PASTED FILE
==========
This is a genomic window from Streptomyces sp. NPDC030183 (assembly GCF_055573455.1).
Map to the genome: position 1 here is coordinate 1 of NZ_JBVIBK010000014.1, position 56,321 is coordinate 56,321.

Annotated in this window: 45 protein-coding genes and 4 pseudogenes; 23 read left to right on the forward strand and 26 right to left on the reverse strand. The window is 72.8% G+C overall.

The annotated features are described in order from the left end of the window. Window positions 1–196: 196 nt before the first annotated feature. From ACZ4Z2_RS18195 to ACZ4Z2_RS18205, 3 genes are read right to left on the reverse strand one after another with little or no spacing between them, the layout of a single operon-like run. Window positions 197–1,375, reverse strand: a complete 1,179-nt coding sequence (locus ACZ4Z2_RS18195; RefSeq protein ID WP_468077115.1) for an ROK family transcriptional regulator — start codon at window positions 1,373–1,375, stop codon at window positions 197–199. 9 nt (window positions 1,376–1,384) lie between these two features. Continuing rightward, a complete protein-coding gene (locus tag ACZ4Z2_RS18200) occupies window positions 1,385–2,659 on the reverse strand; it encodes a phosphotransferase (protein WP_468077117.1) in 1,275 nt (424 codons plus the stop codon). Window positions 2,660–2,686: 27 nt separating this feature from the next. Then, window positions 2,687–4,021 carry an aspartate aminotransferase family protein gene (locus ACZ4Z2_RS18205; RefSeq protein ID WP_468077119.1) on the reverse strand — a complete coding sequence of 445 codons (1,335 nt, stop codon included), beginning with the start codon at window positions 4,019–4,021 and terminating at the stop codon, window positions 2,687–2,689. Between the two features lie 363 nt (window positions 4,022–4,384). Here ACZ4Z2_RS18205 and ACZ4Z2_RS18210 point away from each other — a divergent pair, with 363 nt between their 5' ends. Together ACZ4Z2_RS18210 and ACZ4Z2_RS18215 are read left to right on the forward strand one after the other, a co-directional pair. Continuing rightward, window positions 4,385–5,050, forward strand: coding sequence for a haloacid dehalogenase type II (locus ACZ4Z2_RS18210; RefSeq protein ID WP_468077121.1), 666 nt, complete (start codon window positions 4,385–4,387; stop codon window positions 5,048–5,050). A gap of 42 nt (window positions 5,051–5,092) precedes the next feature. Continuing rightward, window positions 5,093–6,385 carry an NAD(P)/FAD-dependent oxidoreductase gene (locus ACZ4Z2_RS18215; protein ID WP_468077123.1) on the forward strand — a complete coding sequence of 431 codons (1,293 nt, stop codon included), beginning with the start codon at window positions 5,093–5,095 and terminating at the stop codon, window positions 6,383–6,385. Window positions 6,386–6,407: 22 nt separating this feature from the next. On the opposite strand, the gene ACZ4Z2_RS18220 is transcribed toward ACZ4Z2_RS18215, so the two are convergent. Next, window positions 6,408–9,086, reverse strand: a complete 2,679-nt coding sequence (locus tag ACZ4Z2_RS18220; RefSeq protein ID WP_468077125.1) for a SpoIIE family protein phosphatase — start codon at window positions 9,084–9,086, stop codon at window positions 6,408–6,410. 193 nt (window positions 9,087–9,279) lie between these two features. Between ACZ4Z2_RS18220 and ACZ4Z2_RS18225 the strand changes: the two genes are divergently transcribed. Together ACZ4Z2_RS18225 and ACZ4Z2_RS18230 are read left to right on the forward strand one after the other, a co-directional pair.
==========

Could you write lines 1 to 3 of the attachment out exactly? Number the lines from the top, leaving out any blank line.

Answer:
This is a genomic window from Streptomyces sp. NPDC030183 (assembly GCF_055573455.1).
Map to the genome: position 1 here is coordinate 1 of NZ_JBVIBK010000014.1, position 56,321 is coordinate 56,321.

Annotated in this window: 45 protein-coding genes and 4 pseudogenes; 23 read left to right on the forward strand and 26 right to left on the reverse strand. The window is 72.8% G+C overall.